An Army nurse vaccinates a soldier in Zagan, Poland, in June 2019. About 200 Italy-based soldiers were vaccinated against the mumps virus after a soldier was diagnosed with it last week.

An Army nurse vaccinates a soldier in Zagan, Poland, in June 2019. About 200 Italy-based soldiers were vaccinated against the mumps virus after a soldier was diagnosed with it last week. (Maurice Smith/U.S. Army)

VICENZA, Italy — Army medical staff vaccinated some 200 soldiers against mumps after several paratroopers in Italy showed symptoms of the virus and one tested positive for it in Germany.

The response was done out of “an abundance of caution,” said Maj. Chris Bradley, a 173rd Airborne Brigade spokesman. “We wanted to make sure that nobody was spreading it.”

Bradley said that over the past month or so, about 10 brigade soldiers sought care at the garrison health clinic after feeling sick and developing symptoms that could indicate mumps.

Their lab tests were negative or inconclusive, including a soldier deemed a “probable” case. But false negative results are common and do not “rule out mumps as a diagnosis,” according to the Centers for Disease Control and Prevention website.

All the soldiers who showed symptoms at the Vicenza clinic were prevented from traveling to Germany for training with the brigade and were isolated for five days, as recommended by medical protocols to contain the virus.

There is no treatment for mumps other than supportive care.

But one soldier felt fine and did not seek medical attention until after arriving in Grafenwoehr. He was diagnosed with mumps on Aug. 5; test results two days later confirmed he had the virus.

By Friday, all those who had been in close contact with soldiers with suspected or confirmed cases had been vaccinated or revaccinated, Bradley said.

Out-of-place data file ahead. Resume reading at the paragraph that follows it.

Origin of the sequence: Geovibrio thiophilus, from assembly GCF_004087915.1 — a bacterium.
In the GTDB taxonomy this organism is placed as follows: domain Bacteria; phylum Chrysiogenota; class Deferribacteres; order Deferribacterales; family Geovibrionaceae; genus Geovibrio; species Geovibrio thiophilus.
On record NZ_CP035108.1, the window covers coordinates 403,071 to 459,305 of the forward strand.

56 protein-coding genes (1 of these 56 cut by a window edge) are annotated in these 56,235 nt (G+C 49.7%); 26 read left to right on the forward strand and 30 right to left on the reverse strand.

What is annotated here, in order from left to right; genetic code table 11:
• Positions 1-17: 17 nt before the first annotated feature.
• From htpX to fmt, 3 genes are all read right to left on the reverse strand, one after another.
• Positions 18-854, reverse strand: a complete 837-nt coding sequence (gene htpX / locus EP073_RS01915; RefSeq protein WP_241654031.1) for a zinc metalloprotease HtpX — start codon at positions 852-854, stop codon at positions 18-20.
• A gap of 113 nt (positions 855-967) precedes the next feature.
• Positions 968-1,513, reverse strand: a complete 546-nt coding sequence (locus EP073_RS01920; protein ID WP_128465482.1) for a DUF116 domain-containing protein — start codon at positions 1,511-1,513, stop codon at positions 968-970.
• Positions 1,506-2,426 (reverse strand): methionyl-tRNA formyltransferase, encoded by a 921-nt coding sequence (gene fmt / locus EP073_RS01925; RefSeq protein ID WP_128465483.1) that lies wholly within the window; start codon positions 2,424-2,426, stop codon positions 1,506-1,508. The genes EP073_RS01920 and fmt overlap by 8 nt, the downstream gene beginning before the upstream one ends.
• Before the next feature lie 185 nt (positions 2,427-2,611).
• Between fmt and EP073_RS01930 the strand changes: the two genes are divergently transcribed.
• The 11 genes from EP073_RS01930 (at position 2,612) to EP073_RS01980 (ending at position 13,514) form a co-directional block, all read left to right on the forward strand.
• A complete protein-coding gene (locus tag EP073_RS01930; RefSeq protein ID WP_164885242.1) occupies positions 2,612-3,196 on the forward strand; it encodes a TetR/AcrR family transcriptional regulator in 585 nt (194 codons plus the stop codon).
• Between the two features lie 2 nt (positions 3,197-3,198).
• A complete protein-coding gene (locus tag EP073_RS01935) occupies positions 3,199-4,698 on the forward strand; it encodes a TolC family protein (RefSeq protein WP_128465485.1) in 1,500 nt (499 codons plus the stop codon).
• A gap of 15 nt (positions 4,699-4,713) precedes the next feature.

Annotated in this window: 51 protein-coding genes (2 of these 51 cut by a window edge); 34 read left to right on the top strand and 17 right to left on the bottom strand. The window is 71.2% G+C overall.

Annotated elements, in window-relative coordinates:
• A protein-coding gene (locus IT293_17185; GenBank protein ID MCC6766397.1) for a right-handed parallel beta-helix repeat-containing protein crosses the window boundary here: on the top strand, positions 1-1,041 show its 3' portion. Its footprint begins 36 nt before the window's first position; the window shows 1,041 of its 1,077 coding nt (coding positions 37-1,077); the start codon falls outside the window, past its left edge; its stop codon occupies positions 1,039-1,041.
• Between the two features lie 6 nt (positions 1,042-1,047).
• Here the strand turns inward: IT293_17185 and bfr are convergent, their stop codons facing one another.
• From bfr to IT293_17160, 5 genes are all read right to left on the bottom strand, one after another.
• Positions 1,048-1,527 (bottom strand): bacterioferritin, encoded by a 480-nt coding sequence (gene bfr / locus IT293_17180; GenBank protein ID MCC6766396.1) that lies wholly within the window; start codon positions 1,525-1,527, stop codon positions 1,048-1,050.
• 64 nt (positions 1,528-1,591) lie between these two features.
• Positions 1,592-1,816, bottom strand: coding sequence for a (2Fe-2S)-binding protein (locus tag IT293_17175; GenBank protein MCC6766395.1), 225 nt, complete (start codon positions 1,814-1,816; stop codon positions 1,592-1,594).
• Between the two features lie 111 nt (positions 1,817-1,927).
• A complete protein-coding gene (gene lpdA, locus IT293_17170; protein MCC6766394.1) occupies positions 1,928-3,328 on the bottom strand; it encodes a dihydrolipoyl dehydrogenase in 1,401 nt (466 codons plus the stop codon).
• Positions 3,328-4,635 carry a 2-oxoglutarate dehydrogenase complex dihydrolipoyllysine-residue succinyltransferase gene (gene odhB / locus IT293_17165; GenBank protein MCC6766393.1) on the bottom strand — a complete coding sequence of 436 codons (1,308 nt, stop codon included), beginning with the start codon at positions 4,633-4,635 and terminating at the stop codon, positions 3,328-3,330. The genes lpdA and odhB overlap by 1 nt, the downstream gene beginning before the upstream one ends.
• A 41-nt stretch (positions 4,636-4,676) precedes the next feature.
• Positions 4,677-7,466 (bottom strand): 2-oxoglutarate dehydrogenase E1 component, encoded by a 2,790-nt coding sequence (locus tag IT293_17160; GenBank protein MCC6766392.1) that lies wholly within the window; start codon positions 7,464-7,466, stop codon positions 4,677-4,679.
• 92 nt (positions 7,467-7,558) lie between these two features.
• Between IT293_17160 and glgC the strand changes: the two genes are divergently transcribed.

The CDC says children should get two doses of the MMR vaccine, which immunizes against measles, mumps and rubella. Servicemembers who cannot provide proof of vaccination are given a single booster of MMR, according to the Defense Health Agency.

After the U.S. began giving the two-dose MMR vaccine in 1989, the number of cases of mumps declined from more than 186,000 to just a few hundred a year.

But several military studies have suggested that because the mumps component of the MMR vaccine is the least effective and tends to wane the fastest, immunity could fall below levels that protect communities, leading to outbreaks.

In recent years, mumps cases have been on the rise in the U.S., according to the CDC.

The agency reported 150 outbreaks involving more than 9,000 cases from 2016 through 2017. From January to July this year, nearly 1,800 cases of have been reported in the U.S., the CDC said.

Some of the recent outbreaks occurred in military units. The crew of USS Fort McHenry was essentially quarantined at sea with no port calls for four months earlier this year after 28 of the 703 people on board came down with mumps.

Before the vaccine was licensed in 1967, mumps was known to frequently affect armies during mobilization, according to the CDC. In World War I, hospitalization rates for mumps were exceeded only by the rates for influenza and gonorrhea.

Why outbreaks have been on the rise in recent years in highly vaccinated populations such as the military isn’t entirely clear. Researchers have suggested that the immune response provoked by the mumps vaccine may weaken significantly over time.

A person vaccinated twice against mumps is about nine times less likely to get the illness than an unvaccinated person exposed to the virus, the CDC said. If infected, vaccinated people are also likely to have less severe illness than an unvaccinated person.

Mumps is usually a mild disease of about two weeks’ duration, causing fatigue, fever and painful, swollen salivary glands resulting in puffy cheeks and jaws. But it can also cause swelling of the testes, ovaries and pancreas, and, in rare cases, complications such as hearing loss. Twitter: @montgomerynance

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Nancy is an Italy-based reporter for Stars and Stripes who writes about military health, legal and social issues. An upstate New York native who served three years in the U.S. Army before graduating from the University of Arizona, she previously worked at The Anchorage Daily News and The Seattle Times. Over her nearly 40-year journalism career she’s won several regional and national awards for her stories and was part of a newsroom-wide team at the Anchorage Daily News that was awarded the 1989 Pulitzer Prize for Public Service.

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